The bay itself is striking – peaks emerge from the water in varying sizes, creating an out-of-this-world environment. We sailed through the bay to the largest cave in the area, which we explored on foot. After, kayaks were waiting for us and provided the best way to explore the area at our own pace. We watched the local fishermen return from a day of fishing to their floating homes. Once back on our boat, we sailed for a bit to anchor for the night. This was the perfect time to do some swimming! The guys in our group jumped from the highest deck while the girls frolicked in the water below. Once the sun went down a group of us gathered on the deck to play cards, drink alcohol bought from the floating minimart (a lady on a smaller boat) and even sing a bit.


The next day we sailed to Cat Ba Island, which is a national park. We took bicycles along the long path to Hospital Cave, the location of a US Military Hospital during the war in – you guessed it – a cave. Next stop was Monkey Island, where we were able to spend time on the beach sunbathing, playing beach volleyball and swimming. We trekked for a bit to the other side of the Island where our experienced guide fed the monkeys as we watched from a distance. We listened to music on the patio until the sun went down, and then retired to our private bungalows.


The last day was mainly a travel day by boat, then bus, back to Hanoi. We were snapped back into reality when we drove by a fatal motorbike/truck accident and watched the insane traffic that followed. We were told that the gorgeous weather we had at Halong Bay was unusual for this season, so we are so thankful that the sun shone for us on our perfect getaway.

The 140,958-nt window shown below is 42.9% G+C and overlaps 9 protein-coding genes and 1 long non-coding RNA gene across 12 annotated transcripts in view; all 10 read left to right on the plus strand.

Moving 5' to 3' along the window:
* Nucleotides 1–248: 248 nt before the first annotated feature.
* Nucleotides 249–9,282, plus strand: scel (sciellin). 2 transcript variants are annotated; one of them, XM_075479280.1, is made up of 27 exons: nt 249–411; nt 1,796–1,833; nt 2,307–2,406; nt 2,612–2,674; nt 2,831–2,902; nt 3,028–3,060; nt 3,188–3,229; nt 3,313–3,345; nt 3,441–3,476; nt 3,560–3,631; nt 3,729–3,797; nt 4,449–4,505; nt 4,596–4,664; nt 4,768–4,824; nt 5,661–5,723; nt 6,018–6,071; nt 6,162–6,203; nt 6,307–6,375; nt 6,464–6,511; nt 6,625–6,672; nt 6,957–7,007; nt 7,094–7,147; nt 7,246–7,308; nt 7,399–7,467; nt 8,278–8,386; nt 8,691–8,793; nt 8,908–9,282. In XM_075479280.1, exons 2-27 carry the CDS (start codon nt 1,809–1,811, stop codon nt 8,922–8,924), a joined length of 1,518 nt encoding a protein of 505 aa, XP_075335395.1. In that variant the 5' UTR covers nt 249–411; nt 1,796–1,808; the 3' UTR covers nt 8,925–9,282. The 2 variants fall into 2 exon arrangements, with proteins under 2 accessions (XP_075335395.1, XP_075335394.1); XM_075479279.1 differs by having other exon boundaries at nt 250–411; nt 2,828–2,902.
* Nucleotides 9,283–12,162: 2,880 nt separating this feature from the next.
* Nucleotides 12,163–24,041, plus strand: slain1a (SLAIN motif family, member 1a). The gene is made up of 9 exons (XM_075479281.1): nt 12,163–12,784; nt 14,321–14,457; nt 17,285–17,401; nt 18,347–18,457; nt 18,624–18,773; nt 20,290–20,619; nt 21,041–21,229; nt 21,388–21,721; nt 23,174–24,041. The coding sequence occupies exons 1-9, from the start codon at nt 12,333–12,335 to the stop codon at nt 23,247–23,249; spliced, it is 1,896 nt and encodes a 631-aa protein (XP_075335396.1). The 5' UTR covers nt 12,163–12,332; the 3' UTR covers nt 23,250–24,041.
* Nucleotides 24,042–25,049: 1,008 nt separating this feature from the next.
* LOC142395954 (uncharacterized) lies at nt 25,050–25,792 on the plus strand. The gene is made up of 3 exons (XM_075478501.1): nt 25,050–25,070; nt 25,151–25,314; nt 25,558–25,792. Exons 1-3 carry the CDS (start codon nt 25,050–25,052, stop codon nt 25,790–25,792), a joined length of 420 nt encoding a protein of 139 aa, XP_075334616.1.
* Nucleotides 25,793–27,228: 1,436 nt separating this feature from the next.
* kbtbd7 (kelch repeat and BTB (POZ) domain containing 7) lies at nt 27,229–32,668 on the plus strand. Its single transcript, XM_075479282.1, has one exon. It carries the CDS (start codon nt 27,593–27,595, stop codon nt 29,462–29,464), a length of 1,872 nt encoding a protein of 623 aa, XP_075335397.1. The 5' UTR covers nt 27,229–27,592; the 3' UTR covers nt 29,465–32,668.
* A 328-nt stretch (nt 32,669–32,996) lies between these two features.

Posted by Lis.L 03:40 Archived in Vietnam Comments (0)

Sapa, Vietnam

by Lis

overcast 20 °C
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Her grasp on my hand was firm and confident. Though she was younger and significantly smaller than me, I held on as we navigated the slippery slope of the mountain in Sapa, Vietnam. The thick fog concealed my surroundings. I was left to imagine the waterfall I was hearing, and envision the base of the rice terraces extending up into the sky. I was left to focus on my footing, secure that when my feet slid - which they did - her hold would keep me upright.

I didn't know what she looked like. Striding ahead of me, her only distinguishable feature was her green rubber boots. Though I had on designer hiking boots, her expertise outperformed my gear. When she jumped, I jumped. When she pointed to a rock with her toe, I stepped there. We danced for several hours.

When we stopped to rest, I scanned the group of local women, all alike in their tribal clothing, for the one with the green rubber boots. She smiled at me, and I could see a gold tooth in front of her smile. A pink scarf was wrapped around her head and her basket was covered with a clear plastic bag.


When we stopped for lunch, we learned that the ladies wouldn't be continuing with our group. The swarm of ladies drew near, and I knew what to do. When they revealed their goods for sale, I looked for my lady with the green rubber boots. While I am certain that her kindness is genuine, I knew that the next step of the dance was to repay her kindness with a purchase.


Posted by Lis.L 21:54 Archived in Vietnam Comments (3)